This Sunday we hear a parable from the 13th chapter of Matthew’s Gospel, which marks a turn in Jesus’ ministry. Because of opposition from the scribes and Pharisees, Jesus is beginning to use parables more frequently.  

We see at the beginning of this chapter that rather than speaking in a synagogue, he preached from a boat to the crowds on the seashore.  This is not a hyperbole – even today, you can test this natural phenomenon out on the northern shore of the Sea of Galilee. There is a cove surrounded by a hill, which creates a kind of natural amphitheater. It is possible for crowds on the hillside around the bay to hear what is spoken on the water.

The Sower

It is possible that a sower was even visible to these crowds as Jesus began to speak the parable. Regardless, it is a common image that his listeners would have understood well. To understand the image, we need to understand something about Galilean farming practices. Otherwise, we risk seeing this sower as carelessly spreading his seed in strange places. 

In Galilee, the seeds were spread by hand, then later plowed into the soil. Some of your field had probably been walked on and become a path for villagers, and some of it was only a few inches of topsoil on top of the limestone natural to that area. But you would spread seed on every available space, then later plow the land. Some seed would take, others wouldn’t.

This is one of the few parables where we actually have Jesus’ explanation of the elements of the story. Remember, it’s after hearing this parable that the disciples ask him why he’s teaching this way. After answering that question, he goes ahead and explains what this parable of the Sower means. (In fact, if we’re familiar with this story, it may be difficult for us to initially read the parable without hearing his explanation in our mind as we read!)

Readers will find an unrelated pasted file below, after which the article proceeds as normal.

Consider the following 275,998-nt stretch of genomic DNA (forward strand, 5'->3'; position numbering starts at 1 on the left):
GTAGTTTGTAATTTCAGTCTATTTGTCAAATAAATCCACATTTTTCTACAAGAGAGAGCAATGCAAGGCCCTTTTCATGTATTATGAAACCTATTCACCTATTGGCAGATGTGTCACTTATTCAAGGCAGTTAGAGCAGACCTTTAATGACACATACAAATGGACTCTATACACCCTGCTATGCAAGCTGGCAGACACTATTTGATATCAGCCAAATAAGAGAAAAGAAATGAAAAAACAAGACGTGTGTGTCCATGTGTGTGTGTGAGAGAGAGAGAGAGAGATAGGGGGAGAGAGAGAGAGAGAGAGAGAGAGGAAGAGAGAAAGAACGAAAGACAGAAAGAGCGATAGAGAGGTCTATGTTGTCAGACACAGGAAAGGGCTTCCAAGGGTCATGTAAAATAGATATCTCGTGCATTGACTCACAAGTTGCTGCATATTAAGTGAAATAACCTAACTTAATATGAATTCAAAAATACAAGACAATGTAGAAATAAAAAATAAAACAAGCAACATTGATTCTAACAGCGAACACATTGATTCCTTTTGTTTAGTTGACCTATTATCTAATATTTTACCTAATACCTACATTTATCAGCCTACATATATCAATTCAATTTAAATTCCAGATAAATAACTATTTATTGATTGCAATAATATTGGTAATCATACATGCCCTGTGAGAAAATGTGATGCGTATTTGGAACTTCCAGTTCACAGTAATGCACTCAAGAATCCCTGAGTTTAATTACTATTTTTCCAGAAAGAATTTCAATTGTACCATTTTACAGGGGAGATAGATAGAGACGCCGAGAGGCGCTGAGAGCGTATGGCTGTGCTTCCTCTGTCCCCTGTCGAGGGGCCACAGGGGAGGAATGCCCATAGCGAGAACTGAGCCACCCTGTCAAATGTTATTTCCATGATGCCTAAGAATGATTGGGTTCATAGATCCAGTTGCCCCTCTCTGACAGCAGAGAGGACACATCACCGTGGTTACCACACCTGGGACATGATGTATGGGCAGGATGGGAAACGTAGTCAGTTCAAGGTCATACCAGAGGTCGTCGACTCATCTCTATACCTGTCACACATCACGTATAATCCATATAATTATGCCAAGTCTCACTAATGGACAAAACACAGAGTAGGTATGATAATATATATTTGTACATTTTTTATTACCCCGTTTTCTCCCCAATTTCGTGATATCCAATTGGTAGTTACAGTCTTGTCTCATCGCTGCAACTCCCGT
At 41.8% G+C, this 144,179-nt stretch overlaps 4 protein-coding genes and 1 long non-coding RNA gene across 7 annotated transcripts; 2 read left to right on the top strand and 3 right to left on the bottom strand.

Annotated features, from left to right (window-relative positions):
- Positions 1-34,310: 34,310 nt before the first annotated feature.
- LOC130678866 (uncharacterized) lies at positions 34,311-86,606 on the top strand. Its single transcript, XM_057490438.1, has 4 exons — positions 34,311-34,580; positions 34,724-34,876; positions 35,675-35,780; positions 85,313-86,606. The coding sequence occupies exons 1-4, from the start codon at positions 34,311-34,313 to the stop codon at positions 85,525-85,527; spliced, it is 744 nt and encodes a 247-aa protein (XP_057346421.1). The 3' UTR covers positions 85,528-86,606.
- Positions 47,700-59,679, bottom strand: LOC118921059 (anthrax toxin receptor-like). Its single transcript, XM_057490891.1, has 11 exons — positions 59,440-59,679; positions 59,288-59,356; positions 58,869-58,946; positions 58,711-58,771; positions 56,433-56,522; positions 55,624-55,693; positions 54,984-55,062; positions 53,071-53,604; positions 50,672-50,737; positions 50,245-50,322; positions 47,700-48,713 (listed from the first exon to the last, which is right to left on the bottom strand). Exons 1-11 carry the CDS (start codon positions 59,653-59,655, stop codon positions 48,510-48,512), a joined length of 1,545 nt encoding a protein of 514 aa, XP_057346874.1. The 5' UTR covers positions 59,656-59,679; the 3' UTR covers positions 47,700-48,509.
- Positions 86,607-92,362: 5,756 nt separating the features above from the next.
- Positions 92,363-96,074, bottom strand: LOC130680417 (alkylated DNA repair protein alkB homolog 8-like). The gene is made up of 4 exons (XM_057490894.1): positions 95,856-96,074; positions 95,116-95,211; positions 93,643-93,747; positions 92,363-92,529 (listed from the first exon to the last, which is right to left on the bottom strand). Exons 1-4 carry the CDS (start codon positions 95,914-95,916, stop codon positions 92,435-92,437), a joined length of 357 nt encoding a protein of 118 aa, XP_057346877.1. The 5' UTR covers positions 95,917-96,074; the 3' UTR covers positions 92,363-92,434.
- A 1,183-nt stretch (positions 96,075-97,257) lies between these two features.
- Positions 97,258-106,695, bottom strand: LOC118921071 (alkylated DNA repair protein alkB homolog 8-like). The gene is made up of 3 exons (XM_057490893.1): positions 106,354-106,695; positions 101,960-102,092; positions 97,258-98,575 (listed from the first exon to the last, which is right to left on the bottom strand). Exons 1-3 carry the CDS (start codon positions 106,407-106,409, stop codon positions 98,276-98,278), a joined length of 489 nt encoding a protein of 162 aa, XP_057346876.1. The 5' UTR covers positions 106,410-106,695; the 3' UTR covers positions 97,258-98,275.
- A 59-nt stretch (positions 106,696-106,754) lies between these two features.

I think it can be easy to think of the soil as four different types of people. In fact, it might even be tempting to think of particular people we know when we hear this parable!

“Oh, rocky ground, like when so-and-so had that big splash of a conversion and we had such high hopes, but they didn’t really know what they were getting into and and then they just fell away from the Faith when it got hard…” Or “oh, thorny ground is like so-and-so, who had a hard time with such-and-such teaching of the Church and got married outside the Church and now doesn’t even go to Mass on Sunday…”

It can be tempting, can’t it? To think of how the parables relate to everyone around us, rather than us?

My Own Heart

So I’d like to challenge you to read this parable with only yourself in mind. And while we may tend to think of the soil as four different types of people, perhaps we need to instead see that the four different types of soil are within us.

The Path: When I have allowed the Devil to snatch the Word from my heart? What can I do to seek to better understand the Word so that it isn’t so easily snatched?

The Rocky Ground: Have I allowed suffering to scorch the Word? Has my faith relied too much on feelings in the spiritual life, so that when dryness, suffering, or darkness comes, it’s hard to remain faithful?

The Thorns: When have I been tempted away from the Faith because of love of comfort, fear, or desire for the things of the world?

The Good Soil: When have I allowed the Word to rest and take root? Have I remembered to pray to the Lord for the courage, perseverance, understanding, and other gifts necessary to be the good soil? Because all this is the Lord’s work, after all. We’re not pulling ourselves up to heaven by our own bootstraps.

Lord, Transform me!

We need to pray, to beg, and then to be open to God’s work. Because God can make thorns, soil, and a path into rich soil.

St John Chrysostom preached, “Rock cannot become earth, nor a way cease to be a way, nor can thorns cease to be thorns. But in the things of the mind it is far otherwise. For the rock can be changed, and become rich and fruitful soil… Thorns can be uprooted, and the young plants, being freed of them, allowed to come to maturity. For unless this could be, He would not have sown.”

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